We care about our customers, and we’re hoping that getting an inspection with help you to make a decision on whether or not it’s right to purchase the vehicle you’re considering, and to help you make sure that you know what you’re getting.
It’s always good to double check, as buying any car is a huge investment. We’ve seen firsthand, with previous pre-purchase inspections, how it can save you thousands of dollars in repairs down the road.
You hear a clunking sound. Or maybe you hit a pothole.
Whatever the reason, you’re having an issue with your car, and you need to bring it in for service. When you’re speaking with a service writer and dropping your vehicle off, it’s crucial that you be honest and give as much information as possible.
In some cases, customers will not tell the full truth about what’s going on with their vehicle. Maybe they’re embarrassed about what happened, or maybe they don’t want to pay what they think will be more money if they’re honest. But no matter what the reason, you need to be completely honest with your auto technician.
“Don’t be embarrassed about what’s going on with your car. Just like a doctor – tell me anything. Full disclosure can lead to a better car diagnosis,” said Robert Moser, a technician at HomeTowne Auto Repair & Tire.
If you’re not telling a technician or service advisor what the problem is, it makes it hard for the technician to pinpoint the problem so that it can be fixed.
“I might hear several funny noises on a test drive, but I need to know which one you want me to fix. I’d hate to fix something, only to find out it wasn’t the issue you were originally having,” said Moser.
Even if you don’t think a piece of information is fully relevant, telling our staff as much detail as possible will actually help you out in the long run.
“When you disconnect your battery or do an emissions repair that requires you to disconnect your battery, there are several monitors on your car that need to be set…even though it’s not necessarily a lie, some people don’t think that it’s important, even if we ask,” said Joe Wood, service advisor for HomeTowne Auto Repair & Tire.
By hiding or leaving out information, it can have a big impact on the amount of time you’re waiting for your car to be repaired.
“A customer came in, complaining of no cool air coming from the dashboard, and that’s all the information that she gave us. We pulled the car in, checked the gauges on the AC equipment…after talking customer we had to call back and found that she was losing air at a higher RPM…then we were finally able to track down the problem. If we had known that from the start, it would’ve helped us to speed up the process of finding her problem,” said Eddie Carico, service advisor for HomeTowne Auto Repair & Tire.
And if you think that it’s going to be a way to save money on repairs, you’ll actually end up spending more overall, because of the extra time it takes for technicians to diagnose the problem.
“The less information they can feed us, they think the cheaper it’s going to be in repairs, but it doesn’t work that way,” said Carico.
“Lying to your mechanic can create more problems than it can solve. For example, customer comes in, says their engine light turned on and they said that no work had been done on it – the light had just come on. Look at the car, find that the intake had been off, wires were not connected, the vacuum line was not connected properly and a gasket had been put on upside down. If the customer had told us that work had been done, we’d have known where to look a lot sooner…and it would have saved about two hours of diagnostic time,” said Keith Clausson, a technician for HomeTowne Auto Repair & Tire.
So the next time you have a problem with your car, be honest and tell us the full story. There’s no judgment and we’ll be happy to work on your car, knowing that we have all of the information to fix it quickly and properly.
Did You Know?
If a modern car is treated with care, it can last for over 100,000 miles without needing major costly repairs. However, neglecting you car’s maintenance needs can leave you with a large bill that could have been avoided. Do you really want to be spending extra money?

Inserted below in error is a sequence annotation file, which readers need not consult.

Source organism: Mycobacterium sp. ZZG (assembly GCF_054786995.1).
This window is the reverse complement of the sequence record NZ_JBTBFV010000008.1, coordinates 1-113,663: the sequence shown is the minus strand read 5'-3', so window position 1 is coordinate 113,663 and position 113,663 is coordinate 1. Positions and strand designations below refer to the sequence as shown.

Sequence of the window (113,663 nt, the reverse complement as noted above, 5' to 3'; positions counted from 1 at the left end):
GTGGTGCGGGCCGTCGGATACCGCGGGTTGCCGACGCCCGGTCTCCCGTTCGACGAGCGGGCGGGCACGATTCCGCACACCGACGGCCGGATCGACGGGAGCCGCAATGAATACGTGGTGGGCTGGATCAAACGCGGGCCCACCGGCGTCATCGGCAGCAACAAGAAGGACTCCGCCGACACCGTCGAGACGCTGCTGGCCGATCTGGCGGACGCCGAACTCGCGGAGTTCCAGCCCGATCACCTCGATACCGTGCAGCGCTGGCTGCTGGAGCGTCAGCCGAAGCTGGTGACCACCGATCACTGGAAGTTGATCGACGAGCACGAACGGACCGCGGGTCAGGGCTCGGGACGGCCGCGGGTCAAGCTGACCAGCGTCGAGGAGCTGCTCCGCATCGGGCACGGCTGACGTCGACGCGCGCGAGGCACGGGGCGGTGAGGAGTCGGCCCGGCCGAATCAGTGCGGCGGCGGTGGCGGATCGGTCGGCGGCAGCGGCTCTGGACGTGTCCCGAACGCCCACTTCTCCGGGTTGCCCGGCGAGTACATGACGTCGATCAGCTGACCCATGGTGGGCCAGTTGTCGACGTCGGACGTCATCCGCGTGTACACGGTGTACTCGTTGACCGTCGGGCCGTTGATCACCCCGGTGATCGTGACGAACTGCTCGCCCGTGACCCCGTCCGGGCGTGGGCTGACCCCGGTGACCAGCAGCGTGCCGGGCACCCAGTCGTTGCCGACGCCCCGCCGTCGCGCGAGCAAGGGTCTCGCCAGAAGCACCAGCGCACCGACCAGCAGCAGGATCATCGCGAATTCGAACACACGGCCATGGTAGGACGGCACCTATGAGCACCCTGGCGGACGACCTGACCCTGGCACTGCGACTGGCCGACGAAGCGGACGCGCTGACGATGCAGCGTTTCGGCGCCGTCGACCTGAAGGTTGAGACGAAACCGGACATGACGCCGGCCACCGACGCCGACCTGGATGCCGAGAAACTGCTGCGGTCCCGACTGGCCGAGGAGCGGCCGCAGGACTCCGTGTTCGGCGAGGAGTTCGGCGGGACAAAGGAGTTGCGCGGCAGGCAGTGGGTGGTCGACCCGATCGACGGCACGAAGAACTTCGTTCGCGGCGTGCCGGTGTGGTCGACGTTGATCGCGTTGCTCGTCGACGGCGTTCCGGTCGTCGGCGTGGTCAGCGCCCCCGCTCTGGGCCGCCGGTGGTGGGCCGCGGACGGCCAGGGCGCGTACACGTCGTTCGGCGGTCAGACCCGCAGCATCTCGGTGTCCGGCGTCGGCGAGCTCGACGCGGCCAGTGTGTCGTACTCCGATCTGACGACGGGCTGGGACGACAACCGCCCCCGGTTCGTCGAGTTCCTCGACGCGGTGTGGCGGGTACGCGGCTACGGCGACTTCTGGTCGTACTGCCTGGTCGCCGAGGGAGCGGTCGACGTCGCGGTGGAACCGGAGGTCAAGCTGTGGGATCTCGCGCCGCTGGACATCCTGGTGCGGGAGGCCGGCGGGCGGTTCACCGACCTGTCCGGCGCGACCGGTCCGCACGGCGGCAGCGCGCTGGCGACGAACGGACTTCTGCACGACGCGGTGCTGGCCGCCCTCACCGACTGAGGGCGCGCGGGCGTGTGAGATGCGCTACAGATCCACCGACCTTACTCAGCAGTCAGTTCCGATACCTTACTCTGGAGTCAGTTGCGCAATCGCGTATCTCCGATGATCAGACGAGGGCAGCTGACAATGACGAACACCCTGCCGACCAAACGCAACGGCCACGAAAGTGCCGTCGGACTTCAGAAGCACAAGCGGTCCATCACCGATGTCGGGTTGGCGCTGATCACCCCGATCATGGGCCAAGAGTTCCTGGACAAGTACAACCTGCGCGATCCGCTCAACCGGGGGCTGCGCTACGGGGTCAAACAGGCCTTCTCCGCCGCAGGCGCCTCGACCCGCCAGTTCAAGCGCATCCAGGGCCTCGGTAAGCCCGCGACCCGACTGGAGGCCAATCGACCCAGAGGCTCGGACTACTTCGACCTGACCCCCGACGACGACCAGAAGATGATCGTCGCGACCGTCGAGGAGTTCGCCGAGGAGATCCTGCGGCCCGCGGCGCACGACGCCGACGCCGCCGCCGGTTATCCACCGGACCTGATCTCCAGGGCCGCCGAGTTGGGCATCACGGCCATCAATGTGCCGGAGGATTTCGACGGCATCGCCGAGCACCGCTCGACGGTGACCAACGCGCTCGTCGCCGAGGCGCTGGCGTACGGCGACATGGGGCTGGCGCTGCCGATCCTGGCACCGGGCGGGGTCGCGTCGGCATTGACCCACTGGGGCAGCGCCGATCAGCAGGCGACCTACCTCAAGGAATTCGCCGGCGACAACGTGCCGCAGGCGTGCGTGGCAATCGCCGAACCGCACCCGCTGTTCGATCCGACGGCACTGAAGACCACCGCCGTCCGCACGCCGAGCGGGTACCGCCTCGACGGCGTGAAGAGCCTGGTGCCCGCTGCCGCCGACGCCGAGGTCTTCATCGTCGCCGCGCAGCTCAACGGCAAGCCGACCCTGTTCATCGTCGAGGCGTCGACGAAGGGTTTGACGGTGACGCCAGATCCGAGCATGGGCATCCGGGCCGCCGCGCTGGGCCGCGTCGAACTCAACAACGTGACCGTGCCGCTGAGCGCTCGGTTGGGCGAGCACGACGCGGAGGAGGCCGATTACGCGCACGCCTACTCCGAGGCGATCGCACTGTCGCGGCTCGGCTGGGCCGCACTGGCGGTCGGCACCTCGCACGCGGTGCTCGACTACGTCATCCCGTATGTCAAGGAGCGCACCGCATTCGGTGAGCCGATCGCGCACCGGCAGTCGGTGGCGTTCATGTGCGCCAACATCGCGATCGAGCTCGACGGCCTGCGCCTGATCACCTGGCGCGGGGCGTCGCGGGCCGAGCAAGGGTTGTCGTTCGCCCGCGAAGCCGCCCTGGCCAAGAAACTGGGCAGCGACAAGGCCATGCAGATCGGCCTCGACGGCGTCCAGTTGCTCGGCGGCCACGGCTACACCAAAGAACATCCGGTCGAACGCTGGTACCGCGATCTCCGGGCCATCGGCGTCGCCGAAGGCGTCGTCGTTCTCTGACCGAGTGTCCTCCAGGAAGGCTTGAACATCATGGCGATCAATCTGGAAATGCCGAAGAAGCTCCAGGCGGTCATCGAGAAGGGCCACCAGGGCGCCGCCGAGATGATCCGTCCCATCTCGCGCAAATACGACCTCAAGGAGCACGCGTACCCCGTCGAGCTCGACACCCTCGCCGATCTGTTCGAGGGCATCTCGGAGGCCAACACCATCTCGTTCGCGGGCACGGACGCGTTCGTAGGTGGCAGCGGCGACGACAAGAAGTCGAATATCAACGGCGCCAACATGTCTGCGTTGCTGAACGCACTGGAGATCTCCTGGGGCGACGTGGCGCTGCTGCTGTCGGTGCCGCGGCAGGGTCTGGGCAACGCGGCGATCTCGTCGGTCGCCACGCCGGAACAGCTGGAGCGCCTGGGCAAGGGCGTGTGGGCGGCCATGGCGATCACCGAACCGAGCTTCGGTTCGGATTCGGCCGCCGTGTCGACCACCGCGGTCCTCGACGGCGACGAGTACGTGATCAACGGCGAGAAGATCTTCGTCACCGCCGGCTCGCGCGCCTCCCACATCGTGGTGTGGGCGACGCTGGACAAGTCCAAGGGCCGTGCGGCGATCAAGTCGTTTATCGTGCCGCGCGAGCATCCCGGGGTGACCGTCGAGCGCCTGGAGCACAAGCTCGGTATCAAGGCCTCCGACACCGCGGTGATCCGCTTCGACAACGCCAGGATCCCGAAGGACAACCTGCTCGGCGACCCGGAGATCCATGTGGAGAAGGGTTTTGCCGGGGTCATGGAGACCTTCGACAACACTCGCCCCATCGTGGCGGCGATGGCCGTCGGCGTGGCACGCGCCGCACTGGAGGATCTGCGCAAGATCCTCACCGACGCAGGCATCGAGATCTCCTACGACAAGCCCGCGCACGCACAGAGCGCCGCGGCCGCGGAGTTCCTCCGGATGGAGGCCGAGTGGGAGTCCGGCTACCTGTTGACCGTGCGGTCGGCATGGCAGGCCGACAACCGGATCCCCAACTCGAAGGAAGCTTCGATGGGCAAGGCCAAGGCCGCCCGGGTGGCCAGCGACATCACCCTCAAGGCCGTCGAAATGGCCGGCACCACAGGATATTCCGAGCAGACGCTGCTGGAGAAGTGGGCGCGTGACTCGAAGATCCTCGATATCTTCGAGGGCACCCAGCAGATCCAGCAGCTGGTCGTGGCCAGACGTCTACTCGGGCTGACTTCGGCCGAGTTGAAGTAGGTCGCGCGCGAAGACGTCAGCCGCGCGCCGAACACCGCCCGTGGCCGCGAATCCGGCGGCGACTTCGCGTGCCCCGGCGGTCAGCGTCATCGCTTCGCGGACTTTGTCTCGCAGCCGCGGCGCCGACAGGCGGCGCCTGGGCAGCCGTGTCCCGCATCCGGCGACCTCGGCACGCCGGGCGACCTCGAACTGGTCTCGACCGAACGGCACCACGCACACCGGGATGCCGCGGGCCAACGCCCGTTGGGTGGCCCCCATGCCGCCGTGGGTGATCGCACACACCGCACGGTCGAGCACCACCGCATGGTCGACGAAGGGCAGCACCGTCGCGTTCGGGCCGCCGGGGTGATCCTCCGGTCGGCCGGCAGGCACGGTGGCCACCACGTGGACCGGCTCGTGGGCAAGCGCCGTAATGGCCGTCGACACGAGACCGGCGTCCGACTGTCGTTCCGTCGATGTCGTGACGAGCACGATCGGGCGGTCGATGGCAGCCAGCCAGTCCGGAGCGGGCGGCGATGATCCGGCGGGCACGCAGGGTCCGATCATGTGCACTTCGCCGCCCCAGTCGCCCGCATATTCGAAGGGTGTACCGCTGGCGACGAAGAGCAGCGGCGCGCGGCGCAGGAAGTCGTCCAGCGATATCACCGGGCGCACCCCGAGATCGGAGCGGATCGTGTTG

Here are five commonly-made mistakes to avoid. Doing so will not just save money, but keep you and your passengers safe as well.
Putting off an Oil Change
1. While oil technology has improved dramatically over the past couple of decades, it is still important to change your oil as recommended by your car’s manufacturer. Motor oil gradually breaks down as it is circulated through your engine. After a certain number of miles, the oil doesn’t provide adequate lubrication. In modern engines, many manufacturers use some form of variable valve timing or hydraulic pressure from the oil pump to help make the cars more powerful and efficient. Not changing the oil greatly affects these systems. Changing your oil is one of the kindest, simplest things you can do for your vehicle to insure your engine performs like it is supposed to for a very long time. Skipping this simple task can shorten the life of your car.
Changing Tires without an Alignment
2. An alignment ensures that the wheels of your car are positioned properly on the road. When a car is out of alignment, the tires wear out prematurely or in places where they’re not supposed to. If you are replacing two or more tires it is important to have this checked to get the most life out of the tires.
Installing Oversized Aftermarket Wheels
3. While some aftermarket wheels are carefully designed to be compatible with certain vehicles, getting the wrong wheels can harm your vehicle’s suspension and ride comfort. Also, if you buy wheels that are too large for your car, you can damage your fenders and wheel wells. Even though, the wheels and tires may technically fit on the vehicle it puts more force on the wheel bearing and brakes and can make them wear out prematurely although it looks cool, (and I agree) be prepared for some extra repairs.
Buying a Cheap Battery
4. A dead battery is a huge hassle. Often times, it means waiting for a jump start, or having to wait for a ride to get a battery to put in your car. And it’s important to find the exact battery for your car. A less expensive battery generally has fewer cells and less reactive material in it then a higher end battery so therefore the cold cranking amp ability and the longevity will generally be less. Going to a garage with ASE certified technicians with the right battery test equipment can help you avoid an inconvenient break down.
Getting Cheap Body Work
5. If you have a dent on your car, sometimes you can be approached by a “professional” in a shopping mall parking lot, or a friend might offer to take care of the problem. Beware, because sloppy body repair can cost more to correct than the original damage. Once an amateur has damaged the paint, a dent that could have been repaired by a professional for $100 dollars or (3 egg laying hens, and 5 pounds of bacon) * according to google July 29th, 2014, might now cost five times as much to be fixed.